Apple has recently unveiled their newest and fastest smartphone to date, the iPhone 5S. They also released the slightly cheaper version – the iPhone 5C. The only difference between the two models is the design, with the 5C having a little more plastic to its casing.
The purpose of the iPhone 5C is to penetrate new markets, especially China. With a smartphone user-base of over one billion, Apple needs to make inroads into China, a country dominated by local brands of smartphones. But the Chinese unveiling was not what they had expected.
Instead of a live ceremony, the audience looked at an unveiling party that took place earlier in California, which was not to the liking of the people present there. The Chinese audience stated that they did not like the poor arrangements for the event and also the high price-tags for the phones. The cheapest 5S costs 5,288 Yuan (£546; $864) while its plastic brother, the 5C, will cost 4,488 Yuan (£463; $733).
A journalist for the Beijing Times, Xin Haiguang, wrote, ‘There are many things that Apple can now grasp, but it chooses not to do so. For instance, large-screen mobile phones, cheap versions of the iPhone, TD versions of the iPhone and so on that are more suitable for the Chinese market’ (see this BBC article).
Apple has revealed in a statement that it sold nine Million iPhones 5S and 5C in the first weekend following the release of the two models. This is a new record for Apple as the later model, the iPhone 5, only sold five Million pieces in the first three days. In addition to that, 200 million users are now running the new iOS 7.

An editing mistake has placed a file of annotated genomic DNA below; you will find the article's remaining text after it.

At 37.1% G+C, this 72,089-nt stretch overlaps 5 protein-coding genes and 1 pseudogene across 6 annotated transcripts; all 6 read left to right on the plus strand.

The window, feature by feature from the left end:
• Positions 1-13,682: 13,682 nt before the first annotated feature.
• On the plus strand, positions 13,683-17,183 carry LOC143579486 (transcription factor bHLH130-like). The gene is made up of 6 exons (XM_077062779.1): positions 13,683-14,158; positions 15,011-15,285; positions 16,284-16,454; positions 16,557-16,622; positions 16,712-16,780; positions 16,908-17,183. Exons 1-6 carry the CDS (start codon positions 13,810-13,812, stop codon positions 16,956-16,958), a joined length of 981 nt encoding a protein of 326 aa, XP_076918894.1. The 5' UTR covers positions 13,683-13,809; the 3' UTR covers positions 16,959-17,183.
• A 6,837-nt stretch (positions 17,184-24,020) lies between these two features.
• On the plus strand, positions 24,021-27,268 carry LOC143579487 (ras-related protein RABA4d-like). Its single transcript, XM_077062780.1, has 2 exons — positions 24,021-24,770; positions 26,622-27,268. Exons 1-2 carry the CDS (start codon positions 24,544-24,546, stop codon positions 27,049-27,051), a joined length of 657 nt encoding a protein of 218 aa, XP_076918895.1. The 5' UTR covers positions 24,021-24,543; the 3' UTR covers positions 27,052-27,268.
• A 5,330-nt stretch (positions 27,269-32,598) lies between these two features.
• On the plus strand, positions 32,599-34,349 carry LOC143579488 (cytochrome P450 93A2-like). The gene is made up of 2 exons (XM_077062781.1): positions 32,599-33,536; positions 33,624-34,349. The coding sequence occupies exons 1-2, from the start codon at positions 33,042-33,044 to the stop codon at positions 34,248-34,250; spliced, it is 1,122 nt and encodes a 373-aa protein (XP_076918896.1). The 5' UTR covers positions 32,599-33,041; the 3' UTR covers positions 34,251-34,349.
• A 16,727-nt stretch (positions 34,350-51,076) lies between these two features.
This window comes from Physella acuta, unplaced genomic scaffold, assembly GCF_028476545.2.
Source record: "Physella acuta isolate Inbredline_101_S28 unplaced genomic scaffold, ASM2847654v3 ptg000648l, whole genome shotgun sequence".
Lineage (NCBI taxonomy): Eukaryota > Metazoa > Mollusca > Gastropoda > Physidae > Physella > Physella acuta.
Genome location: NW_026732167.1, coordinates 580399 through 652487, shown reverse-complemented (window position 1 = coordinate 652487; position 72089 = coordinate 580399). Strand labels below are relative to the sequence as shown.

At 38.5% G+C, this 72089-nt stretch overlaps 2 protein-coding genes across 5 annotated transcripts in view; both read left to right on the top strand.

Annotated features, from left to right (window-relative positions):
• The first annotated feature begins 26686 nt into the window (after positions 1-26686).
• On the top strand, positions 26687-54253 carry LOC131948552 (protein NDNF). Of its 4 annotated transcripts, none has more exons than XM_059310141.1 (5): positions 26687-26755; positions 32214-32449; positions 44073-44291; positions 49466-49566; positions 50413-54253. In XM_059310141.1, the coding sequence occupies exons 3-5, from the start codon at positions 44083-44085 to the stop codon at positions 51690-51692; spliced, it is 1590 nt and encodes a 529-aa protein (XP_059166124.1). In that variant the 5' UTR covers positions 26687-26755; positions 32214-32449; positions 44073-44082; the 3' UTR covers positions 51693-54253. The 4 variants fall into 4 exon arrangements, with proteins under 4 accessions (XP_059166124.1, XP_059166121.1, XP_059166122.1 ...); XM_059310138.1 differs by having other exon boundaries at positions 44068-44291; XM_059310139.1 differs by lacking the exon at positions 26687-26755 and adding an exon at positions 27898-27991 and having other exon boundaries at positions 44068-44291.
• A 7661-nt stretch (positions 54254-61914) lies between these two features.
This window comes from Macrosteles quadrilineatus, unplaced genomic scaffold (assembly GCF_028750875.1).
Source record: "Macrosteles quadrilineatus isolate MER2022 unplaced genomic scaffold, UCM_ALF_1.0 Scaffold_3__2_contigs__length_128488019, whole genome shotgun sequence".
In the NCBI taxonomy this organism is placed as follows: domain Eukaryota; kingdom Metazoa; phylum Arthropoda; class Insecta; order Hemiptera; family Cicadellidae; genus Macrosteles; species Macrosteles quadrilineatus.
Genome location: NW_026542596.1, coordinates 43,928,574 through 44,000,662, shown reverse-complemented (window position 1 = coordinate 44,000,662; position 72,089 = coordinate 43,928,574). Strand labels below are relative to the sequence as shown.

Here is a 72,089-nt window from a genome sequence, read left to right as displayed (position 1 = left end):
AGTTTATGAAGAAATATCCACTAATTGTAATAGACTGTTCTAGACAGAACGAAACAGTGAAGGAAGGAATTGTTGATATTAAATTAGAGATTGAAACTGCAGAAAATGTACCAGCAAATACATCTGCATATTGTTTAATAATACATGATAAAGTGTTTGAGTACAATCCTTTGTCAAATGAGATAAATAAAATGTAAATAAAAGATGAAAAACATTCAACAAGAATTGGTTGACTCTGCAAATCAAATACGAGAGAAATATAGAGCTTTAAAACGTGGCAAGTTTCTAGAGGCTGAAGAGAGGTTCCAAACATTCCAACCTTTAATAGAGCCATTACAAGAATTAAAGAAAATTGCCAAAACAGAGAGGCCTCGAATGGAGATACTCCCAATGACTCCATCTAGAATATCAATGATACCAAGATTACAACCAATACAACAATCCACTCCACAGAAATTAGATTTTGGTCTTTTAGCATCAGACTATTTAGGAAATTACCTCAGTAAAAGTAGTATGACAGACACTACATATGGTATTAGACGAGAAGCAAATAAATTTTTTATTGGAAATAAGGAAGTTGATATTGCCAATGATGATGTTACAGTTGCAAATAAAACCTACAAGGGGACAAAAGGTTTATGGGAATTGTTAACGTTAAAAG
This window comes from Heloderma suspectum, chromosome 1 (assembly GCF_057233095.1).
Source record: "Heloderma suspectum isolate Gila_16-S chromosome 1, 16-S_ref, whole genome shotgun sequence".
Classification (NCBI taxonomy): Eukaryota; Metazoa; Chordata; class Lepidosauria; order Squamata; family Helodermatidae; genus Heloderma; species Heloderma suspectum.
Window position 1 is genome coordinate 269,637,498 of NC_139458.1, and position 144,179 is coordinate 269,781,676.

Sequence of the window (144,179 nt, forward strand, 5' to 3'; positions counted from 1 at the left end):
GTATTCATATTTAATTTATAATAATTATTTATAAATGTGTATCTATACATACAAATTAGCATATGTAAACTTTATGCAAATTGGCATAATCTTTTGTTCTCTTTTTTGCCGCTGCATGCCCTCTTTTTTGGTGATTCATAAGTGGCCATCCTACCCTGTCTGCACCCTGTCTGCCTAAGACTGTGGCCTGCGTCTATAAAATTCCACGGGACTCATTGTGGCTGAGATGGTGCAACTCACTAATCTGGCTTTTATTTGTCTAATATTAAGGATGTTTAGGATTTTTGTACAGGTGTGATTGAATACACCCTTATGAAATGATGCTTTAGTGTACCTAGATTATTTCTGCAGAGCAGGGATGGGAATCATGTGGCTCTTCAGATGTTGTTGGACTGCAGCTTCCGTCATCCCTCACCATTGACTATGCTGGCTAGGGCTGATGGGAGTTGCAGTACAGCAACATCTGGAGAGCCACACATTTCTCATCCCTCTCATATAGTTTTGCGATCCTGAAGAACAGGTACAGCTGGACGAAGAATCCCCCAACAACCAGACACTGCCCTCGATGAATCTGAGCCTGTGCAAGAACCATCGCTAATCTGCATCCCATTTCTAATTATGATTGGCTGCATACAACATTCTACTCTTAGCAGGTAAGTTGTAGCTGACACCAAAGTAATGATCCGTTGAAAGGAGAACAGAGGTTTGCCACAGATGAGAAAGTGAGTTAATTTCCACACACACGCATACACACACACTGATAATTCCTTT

Fully embrace the language and the culture
From those comments, it would seem that Apple hasn’t fully embraced the Chinese market, which may prove to be a grave error. Despite this, Apple clearly see China as a growth market, but how their future in this region will pan out with local vendors, copycat producers and the Chinese government is still to be seen.
What this does show is that companies still see China as a key growth opportunity. Making inroads into the Chinese market isn’t just possible for the world’s largest brands; SMEs can easily make the leap too. A crucial part of any international expansion is handling the culture and language of the market.
Our teams have a lot of experience in helping companies explore new markets. We’ve helped lots of clients with the language requirements, including Chinese translation services, and we can help your business too.